He is able to stuff lanes inside and keep his talented linebackers free to make plays. While he doesn't flash anything special, he will provide a consistent and dependable inside presence for an NFL 3-4 defense and should expect to be taken in the second round.
He is a strong, secure tackler and is very effective when getting double teamed -- although he is effective at keeping lanes clogged when needed. He is a smart player who understands his role. The athletic ability and balance he displays at his size is what makes him such an effective space-eating nose tackle.
He has issues when rushing the passer and has some trouble squeezing the pocket using athletic ability; his production usually comes from his strength.
Although he can take on a double team, it is uncommon for him to beat it and make a play. Chapman will also move off the line of scrimmage slowly when tired. He will need to work on his overall conditioning to have value in the NFL beyond being a two-down player."
Like Cody and to a lesser extent Dareus, Chapman is never going to make the type of plays that earn a great deal of attention from the common football fan. He started 12 games last season, recording 31 tackles, including 3.5 tackles for loss and a sack. Despite the lack of flashy statistics, Chapman's ability to control the middle made life difficult for opposing offenses attempting to run the football.
Chapman provides little in terms of a pass rush and though he gives good effort to the flanks in pursuit, he is quickly evaded. Teams operating out of the 4-3 alignment will consider him due to his ability to shade over the center, but Chapman's best fit in the NFL is precisely what it has been over his career with the Crimson Tide -- playing nose guard in the middle of a three-man line.
Pass Rush: Possesses at least average burst off the snap, but lacks the lateral agility and closing speed to be a consistent pass rush threat at the NFL level. Uses his excellent weight room strength to shove his opponent upfield and can disengage with quick hands and a reasonably effective swim move (either arm). Good effort.
Run Defense: Clearly his best trait. Has a short, stumpy build so he typically wins the leverage battle. When he does so, Chapman can be tough to move, even showing the ability to handle double-teams. Excellent weight room strength translates well onto the field. Good stack and shed defender. Alert defender who recognizes the trap block and possesses enough quickness to beat his opponent to the spot. Lacks the sustained speed to chase down ball-carriers, but puts good effort into his lateral pursuit.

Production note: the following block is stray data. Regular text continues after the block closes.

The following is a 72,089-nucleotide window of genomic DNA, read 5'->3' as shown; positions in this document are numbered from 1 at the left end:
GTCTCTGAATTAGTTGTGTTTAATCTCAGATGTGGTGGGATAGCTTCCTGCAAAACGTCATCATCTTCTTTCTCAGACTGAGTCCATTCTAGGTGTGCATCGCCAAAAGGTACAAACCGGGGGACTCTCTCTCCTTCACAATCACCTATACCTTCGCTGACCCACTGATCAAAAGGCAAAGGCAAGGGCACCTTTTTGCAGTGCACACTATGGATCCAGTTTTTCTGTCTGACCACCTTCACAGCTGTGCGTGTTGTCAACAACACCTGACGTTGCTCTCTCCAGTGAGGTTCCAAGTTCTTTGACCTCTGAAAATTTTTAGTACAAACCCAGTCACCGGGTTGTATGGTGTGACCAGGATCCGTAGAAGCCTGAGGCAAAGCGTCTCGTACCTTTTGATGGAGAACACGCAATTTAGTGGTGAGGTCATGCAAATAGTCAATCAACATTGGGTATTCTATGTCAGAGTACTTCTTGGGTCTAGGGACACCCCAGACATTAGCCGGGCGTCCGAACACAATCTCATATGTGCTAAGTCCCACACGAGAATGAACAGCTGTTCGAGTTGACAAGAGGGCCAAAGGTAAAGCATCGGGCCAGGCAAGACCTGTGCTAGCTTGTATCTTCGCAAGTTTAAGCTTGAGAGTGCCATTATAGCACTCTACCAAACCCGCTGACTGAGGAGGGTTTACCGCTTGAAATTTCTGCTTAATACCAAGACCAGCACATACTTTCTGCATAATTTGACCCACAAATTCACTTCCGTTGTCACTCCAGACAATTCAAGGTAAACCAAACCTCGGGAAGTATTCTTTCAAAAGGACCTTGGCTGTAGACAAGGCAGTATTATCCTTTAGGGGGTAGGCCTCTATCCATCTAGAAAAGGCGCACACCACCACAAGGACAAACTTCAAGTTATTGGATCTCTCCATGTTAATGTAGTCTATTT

Explosion: Has an explosive initial punch to push the offensive lineman back onto his heels. Can generate a big hit when he gets moving. Not an explosive athlete, overall, despite his gaudy weight room numbers.
Strength: Violent hands and good upper body strength to hold up inside versus the run. Flashes some explosiveness as a hitter. Can rag doll ball-carriers, tossing them to the ground easily.
Tackling: An effective drag down tackler due to his upper body strength. Lacks the lateral agility and balance to handle quick ball-carriers in open spaces. Appears to have only average arm length. As such, ball-carriers too often are able to shield him with a stiff-arm and run away from him. Shows good effort in lateral pursuit to the tackle box, but tires quickly and doesn't show enough effort to follow downfield.
Intangibles: Has struggled with conditioning at times over his career. Possesses a good motor, however, and will pursue to the sideline and downfield. Possesses excellent weight room strength. Was the team's strongest player as early as his redshirt freshman season, owning a 480 pound bench press in 2008. He is now benching closer to 580 pounds, according to the Alabama strength and conditioning staff and has a 630 pound squat."
Gets himself in trouble at times shooting his hands too high into contact, but works hard to gain proper hand placement through the play and maximizes his length well in tight quarters. Is limited making plays off his frame. Allows himself to be easily sealed from the action inside and isn’t real sudden when asked to disengage and range off his frame.
Does a decent job fending off slide down blocks and can play the piano in tighter areas down the line, but when asked to work more in space, he struggles to put himself around the football. Displays a decent get off for his size vs. the pass.
Isn’t a guy who will threaten gaps off the football, but plays with a good motor, keeps his base down and can fight through blocks working his way up field. Doesn’t have the kind of body control to sudden change directions skill to quickly slip blocks, but does display some violence with his hands when asked to disengage while keeping the integrity of the pocket and fending off blocks as the QB steps up.